Perhaps my daddy sent kites up when he wanted to connect with the Almighty. Maybe by getting his focus off the heavy gravity-soaked earth under his feet and onto the vast expanse of blue sky, he could send a little whisper to God on the breeze. Maybe God whispered back.

The year my daddy turned fifty, I learned something new about my him. While visiting us for Christmas, he and I had stayed up late to talk. He told me, for the first time, that he had always wanted to be an Air Force pilot. That was his aspiration throughout childhood. When he applied for the Air Force, his eyesight prevented him from being accepted into flight school, so he went to the Navy instead.

Maybe for him, kites were also Air Force jets.

Anyway, once our kite was ready, Daddy would load us three  kids in the car and we’d head to a field, usually at the nearby elementary school, and we would fly our kite until it broke or darkness fell. Those are some of my favorite memories with my dad and my two brothers.

11427195_10152818410851097_4664171811351207828_nRecently, my eldest daughter, Hilary, posted a photo on Facebook of she and a friend flying kites on the beach in California. She’s another dreamer, off in L.A. pursuing a career in film, putting away doubts and only listening to voices that encourage. I love that image- sun, sand, kites aloft, and my daughter’s smile.

My daddy was not the only one who loved kites. The Chinese are credited with inventing them thousands of years ago. The Afghan people fly kites competitively. Khaled Hosseini’s novel The Kite Runner is an exquisite chronicle of a father and son who run after fallen kites. I loved that book.

When I taught junior high theatre, there was always a day after standardized testing when the kids took the kites they had been building in math class out to fly. The halls were filled with such laughter and excitement- flying a kite is way better than sitting at a desk doing endless formulae, and I know that flying their very own colorful creations is probably one of their favorite school memories.

Charlie Brown

Poor Charlie Brown never could get his kite up past the kite-eating tree. Dreams denied, indeed. The classic loser cannot fly a kite.

And then there’s the classic Disney film “Mary Poppins.”

I always cry at the end of the movie “Mary Poppins.” Somehow, the Sherman brothers, who wrote the song for Walt Disney’s film, perfectly captured the joy that comes when you fly a kite. With its lilting melody and hopeful lyrics, a kite lover can close her eyes and remember exactly how it feels to send a kite soaring, all at once “lighter than air.” In that film, the kite is a symbol of a healing family: “Up, through the atmosphere, up where the air is clear, come, let’s go…fly a kite!” A family needs a moment when the air is clear. So does a dreamer, or a God seeker, or a middle-aged former teacher who wonders at every turn what in the world she’s supposed to be doing.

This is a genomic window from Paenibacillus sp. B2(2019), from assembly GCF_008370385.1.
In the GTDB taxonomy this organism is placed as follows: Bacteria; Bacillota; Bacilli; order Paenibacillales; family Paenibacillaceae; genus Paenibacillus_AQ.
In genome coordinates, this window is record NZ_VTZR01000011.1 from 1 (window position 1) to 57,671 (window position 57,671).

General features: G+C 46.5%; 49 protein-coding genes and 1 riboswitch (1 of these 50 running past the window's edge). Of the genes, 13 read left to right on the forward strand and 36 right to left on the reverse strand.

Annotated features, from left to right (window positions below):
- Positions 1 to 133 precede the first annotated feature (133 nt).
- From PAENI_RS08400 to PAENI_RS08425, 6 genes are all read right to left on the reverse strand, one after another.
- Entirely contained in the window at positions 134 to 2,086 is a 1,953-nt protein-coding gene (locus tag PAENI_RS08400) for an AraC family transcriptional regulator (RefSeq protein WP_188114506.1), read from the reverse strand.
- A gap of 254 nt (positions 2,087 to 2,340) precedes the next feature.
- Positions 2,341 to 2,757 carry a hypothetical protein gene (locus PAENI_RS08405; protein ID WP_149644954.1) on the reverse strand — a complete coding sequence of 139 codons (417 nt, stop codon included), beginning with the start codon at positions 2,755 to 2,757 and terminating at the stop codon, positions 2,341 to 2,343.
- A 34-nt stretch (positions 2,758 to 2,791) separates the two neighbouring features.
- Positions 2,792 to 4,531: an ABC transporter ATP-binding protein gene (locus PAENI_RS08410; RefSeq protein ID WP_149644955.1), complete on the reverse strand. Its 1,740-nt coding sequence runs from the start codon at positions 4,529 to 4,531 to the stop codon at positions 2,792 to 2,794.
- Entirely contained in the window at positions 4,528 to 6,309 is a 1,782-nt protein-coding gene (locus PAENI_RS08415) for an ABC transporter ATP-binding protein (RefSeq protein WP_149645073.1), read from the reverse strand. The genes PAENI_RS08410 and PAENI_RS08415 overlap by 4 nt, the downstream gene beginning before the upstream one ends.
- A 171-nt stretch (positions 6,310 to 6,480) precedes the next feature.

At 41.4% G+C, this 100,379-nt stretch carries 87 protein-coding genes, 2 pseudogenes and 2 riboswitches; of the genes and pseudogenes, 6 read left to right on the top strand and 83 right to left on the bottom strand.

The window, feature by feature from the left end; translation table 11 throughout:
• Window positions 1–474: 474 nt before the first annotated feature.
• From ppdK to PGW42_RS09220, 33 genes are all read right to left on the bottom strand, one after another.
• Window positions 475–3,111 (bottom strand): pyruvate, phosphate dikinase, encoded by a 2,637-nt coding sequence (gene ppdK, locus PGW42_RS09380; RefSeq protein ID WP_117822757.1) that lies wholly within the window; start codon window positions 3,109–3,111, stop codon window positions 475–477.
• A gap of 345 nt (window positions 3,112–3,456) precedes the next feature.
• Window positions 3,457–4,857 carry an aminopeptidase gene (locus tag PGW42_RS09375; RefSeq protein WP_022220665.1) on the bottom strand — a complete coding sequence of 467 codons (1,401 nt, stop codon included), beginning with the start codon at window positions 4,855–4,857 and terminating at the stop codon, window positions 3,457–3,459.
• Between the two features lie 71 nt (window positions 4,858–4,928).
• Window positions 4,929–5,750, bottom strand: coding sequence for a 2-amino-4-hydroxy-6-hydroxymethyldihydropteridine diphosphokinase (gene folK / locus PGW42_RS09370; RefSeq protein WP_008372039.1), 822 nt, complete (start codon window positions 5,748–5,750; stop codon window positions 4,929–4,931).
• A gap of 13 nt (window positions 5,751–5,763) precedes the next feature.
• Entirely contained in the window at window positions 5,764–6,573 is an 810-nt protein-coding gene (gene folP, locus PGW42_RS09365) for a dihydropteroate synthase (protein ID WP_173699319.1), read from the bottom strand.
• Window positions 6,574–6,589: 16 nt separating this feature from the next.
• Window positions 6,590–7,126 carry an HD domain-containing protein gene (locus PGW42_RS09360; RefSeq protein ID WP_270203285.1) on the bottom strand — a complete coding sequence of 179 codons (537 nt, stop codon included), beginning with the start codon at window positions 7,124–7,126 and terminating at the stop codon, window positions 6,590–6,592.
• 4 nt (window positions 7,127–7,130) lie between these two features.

Mary Poppins kite

Life is kind of like kite-flying, I guess. Wind dictates direction, sometimes we go in ways we never envisioned. The glass-covered strings of our enemies can cut our own fragile strings and send us plummeting to earth, shattered and broken. Hopefully, a kite runner, maybe a loving family member or an attentive friend, occasionally even an random stranger, picks up our damaged kite and, with glue and tape and love, puts us back together so we can give it another go.

All this talk of wind and adventure and dreams has made me want to go kite-flying. I’d better go find tuppence for paper and string. Time to build my own set of wings.

Downward Dog- literally!

ImageThe title of my blog is “Finding Peace in the Middle-” in the middle of this crazy journey called life, in the middle of the life of a marriage, in the middle of an extremely hectic job, in my middle- aka my waistline. Yoga has become a big part of the quest for serenity. I have always loved yoga, but not for its stillness. I love sweating, shaking muscles and pulling my limbs farther than I think they can go. When I first started my practice, I used the poses as an opportunity to multi-task, thinking through show designs, lesson plans, and household to-do lists. Clearly I did not get it. This summer in the Bikram studio it took every ounce of my concentration to attempt poses and manage to breathe, and it clicked. Yoga is peace. Aggressive peace, but peace nonetheless.

With Meet-the-Teacher night, a visit to my vocal cord specialist, trips to the fabric store, and fighting a sinus infection, I have only managed walking and some time at the track. This evening, for the first time in three weeks, I was able to haul out the mats. It was a beautiful evening, the temperature moderate for Houston with nice breeze, so I did my practice on the back patio. Within five minutes my legs were trembling and sweat was dripping down my arms. Temple pose nearly broke me, but I went into downward dog, which in this practice is a really nice breathing transition before it gets tough again, and who should come give me a kiss but my own sweet dog, Audrey.

When I practice yoga, she always stations herself nearby. She gives me kisses while I am in downward dog, then lies beside me patiently waiting through plank and bridge and boat. When I finally relax onto my back for some wind releasing pose, I get more kisses, as if to tell me she’s proud of my hard work.